by Mike Nicholls
Yesterday’s announcement was another surprise in the world of politics. So what will be the impact on the Gibraltar property market?
Since the referendum, the Gibraltar property market has been remarkably resilient. Within a week of last year’s shock vote, there was a surge in rental demand and within a few weeks, property sales continued apace, as though Brexit hadn’t happened. Meanwhile, such is the interest in Gibraltar, that in the 300 days since the referendum, the number of users on the Chestertons Gibraltar website has increased by 41% compared to the 300 days preceding the referendum. Not only that, but users from 153 countries in the world have accessed the Chestertons’ website post referendum.
But why the confidence, when there is so much uncertainty?
We believe that there are three main factors behind the Gibraltar property market’s resilience.
Demand and supply
Simply put, there are 12,000 Spain based employees of Gibraltar companies crossing the border each day to work. Say 10%, or even 20% would move to Gibraltar if a suitable property at the right price existed. That’s 1,200 – 2,400 properties potentially required when there are just 200 open market properties available on the market today to buy or rent. Add to that the interest from around the EU as predominantly British expats, seek a more friendly environment as their main residence.
By international comparison with other low tax jurisdictions, Gibraltar remains cheap. Monaco is nine times more expensive, Hong Kong four times and Switzerland three times. Many investors argue that there remains price growth ahead.
Confidence in Gibraltar’s future
In or out of the single market, Gibraltar will not just survive but will thrive. That’s the sentiment of many business people and politicians who steer Gibraltar PLC. As a small jurisdiction, Gibraltar can react quickly to the rapidly evolving European political and business landscape. Hence Gibraltar will remain attractive to employers and high net worth individuals seeking an attractive location in terms of tax, regulation and lifestyle for their main residence.
So does the snap election change matters?
Uncertainty is the enemy of all markets, not least property markets. Brexit has brought uncertainty, especially for Gibraltar and its unique issues in respect of the Spanish border.
However, Gibraltar has the support of the main UK political parties. For example, earlier this month Theresa May stated: “We are very clear that we support Gibraltar, we’re working with the Government of Gibraltar and will continue to do so. We want to negotiate the best possible deal for the UK and the best possible deal for Gibraltar. We are absolutely steadfast in our support of Gibraltar, its people and its economy. Our position has not changed.”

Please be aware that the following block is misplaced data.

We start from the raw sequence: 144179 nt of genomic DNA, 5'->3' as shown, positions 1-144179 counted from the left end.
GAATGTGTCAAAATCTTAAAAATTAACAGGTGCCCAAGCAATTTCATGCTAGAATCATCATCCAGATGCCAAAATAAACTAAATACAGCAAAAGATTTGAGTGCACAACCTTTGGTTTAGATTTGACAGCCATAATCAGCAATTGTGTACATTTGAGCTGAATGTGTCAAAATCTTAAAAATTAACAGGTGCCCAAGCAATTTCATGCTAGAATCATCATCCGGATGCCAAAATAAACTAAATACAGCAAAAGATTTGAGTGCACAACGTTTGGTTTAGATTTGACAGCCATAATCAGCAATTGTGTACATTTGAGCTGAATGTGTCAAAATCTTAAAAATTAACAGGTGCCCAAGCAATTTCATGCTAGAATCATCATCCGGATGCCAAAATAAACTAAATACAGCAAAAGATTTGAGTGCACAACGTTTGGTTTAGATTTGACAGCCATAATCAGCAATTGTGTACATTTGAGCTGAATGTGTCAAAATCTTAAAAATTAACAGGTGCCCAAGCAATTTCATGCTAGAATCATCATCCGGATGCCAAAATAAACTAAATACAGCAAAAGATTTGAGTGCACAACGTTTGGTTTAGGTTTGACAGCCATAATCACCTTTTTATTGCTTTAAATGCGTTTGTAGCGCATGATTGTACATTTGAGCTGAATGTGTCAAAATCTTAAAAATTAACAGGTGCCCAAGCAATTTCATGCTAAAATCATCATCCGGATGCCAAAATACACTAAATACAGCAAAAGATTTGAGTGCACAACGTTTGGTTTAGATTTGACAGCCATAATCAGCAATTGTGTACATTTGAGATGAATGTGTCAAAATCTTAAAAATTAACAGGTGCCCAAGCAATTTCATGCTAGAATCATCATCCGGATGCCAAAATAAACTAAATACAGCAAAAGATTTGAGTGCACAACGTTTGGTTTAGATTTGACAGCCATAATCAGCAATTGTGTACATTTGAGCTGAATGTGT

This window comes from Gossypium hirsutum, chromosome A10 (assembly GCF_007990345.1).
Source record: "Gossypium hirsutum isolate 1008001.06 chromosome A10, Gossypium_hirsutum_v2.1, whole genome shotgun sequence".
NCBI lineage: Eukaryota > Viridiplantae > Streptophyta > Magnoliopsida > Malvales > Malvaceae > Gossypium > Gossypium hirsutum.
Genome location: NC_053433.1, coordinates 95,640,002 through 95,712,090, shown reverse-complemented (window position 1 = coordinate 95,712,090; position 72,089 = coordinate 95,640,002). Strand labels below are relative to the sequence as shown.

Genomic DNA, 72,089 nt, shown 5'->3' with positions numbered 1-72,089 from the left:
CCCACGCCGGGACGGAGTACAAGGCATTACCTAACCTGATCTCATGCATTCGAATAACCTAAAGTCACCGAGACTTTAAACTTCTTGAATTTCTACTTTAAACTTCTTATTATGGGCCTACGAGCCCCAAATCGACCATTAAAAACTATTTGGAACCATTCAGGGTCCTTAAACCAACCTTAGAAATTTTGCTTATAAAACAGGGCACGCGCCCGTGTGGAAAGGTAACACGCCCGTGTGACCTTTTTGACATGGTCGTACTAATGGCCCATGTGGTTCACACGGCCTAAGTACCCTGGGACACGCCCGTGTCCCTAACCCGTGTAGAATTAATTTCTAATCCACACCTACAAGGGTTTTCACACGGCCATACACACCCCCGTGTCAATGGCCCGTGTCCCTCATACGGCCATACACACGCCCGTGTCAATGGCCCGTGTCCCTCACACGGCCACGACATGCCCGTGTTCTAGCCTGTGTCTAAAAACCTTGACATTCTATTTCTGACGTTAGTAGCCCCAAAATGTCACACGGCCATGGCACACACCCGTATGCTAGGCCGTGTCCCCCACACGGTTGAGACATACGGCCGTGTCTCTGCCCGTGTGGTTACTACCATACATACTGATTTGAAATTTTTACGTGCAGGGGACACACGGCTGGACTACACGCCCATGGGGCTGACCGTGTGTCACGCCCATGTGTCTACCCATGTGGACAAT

And reconfirming again the so called ‘double lock’.
“We have been firm in our commitment never to enter arrangements under which the people of Gibraltar would pass under the sovereignty of another state against their wishes, nor to enter into a process of sovereignty negotiations with which Gibraltar is not content.”
Fabian Picardo recently spoke to Jeremy Corbyn and quoted what the leader of the Labour party had to say: “He restated the commitment to British Sovereignty of Gibraltar and the double lock in the respect. I am very happy to be able to report to the people of Gibraltar that Mr Corbyn and the rest of the Labour front bench team do not share any of the views of those in the Labour Party in 2002 who tried to force Gibraltar to share its sovereignty with Spain.”
Whilst the Liberal Democrat Foreign Affairs spokesman Tom Brake recently said, “It is our obligation to support our overseas territories, and any attempt to brush off the importance of Gibraltar would be a dereliction of duty that would leave Margaret Thatcher spinning in her grave.”
Politically, Gibraltar has cross party support.
Should the Conservatives, perhaps Gibraltar’s staunchest ally amongst the main UK parties, increase their majority as predicted, their negotiating hand with the EU becomes stronger. The path to Brexit, not one we voted for last year, but now a virtual inevitability, becomes clearer. There will be less uncertainty due to the greater clarity set out by a newly mandated government in Westminster, oozing in confidence after electoral success.
The markets think so. The strength of a country’s currency is a good indicator of the success of the economy. Sterling’s increase yesterday suggests the international currency markets see the early election and likely Conservative increased majority as positive.
So what of the Gibraltar property market?
Usually ahead of a UK general election, the number of property transactions fall until the outcome is known and then there is a mini surge in activity. This time it is different as the lead time to the election is just seven weeks compared to the usual five or six months. Hence there is less time for any stagnation. So we do not expect a pre-election lull but there may be a post-election boost.
The number of properties for sale on our books currently is relatively low. This may be because would be vendors are adopting a wait and see approach on the impact of Brexit in Gibraltar before making their decision to move. An early election may create greater certainty sooner, which may release more property onto the market, which we would welcome, as the buyers are there, the problem is, the lack of supply.
If May’s gamble pays off, expect further confidence in the Gibraltar property market.
Mike Nicholls is the managing director of Chestertons Gibraltar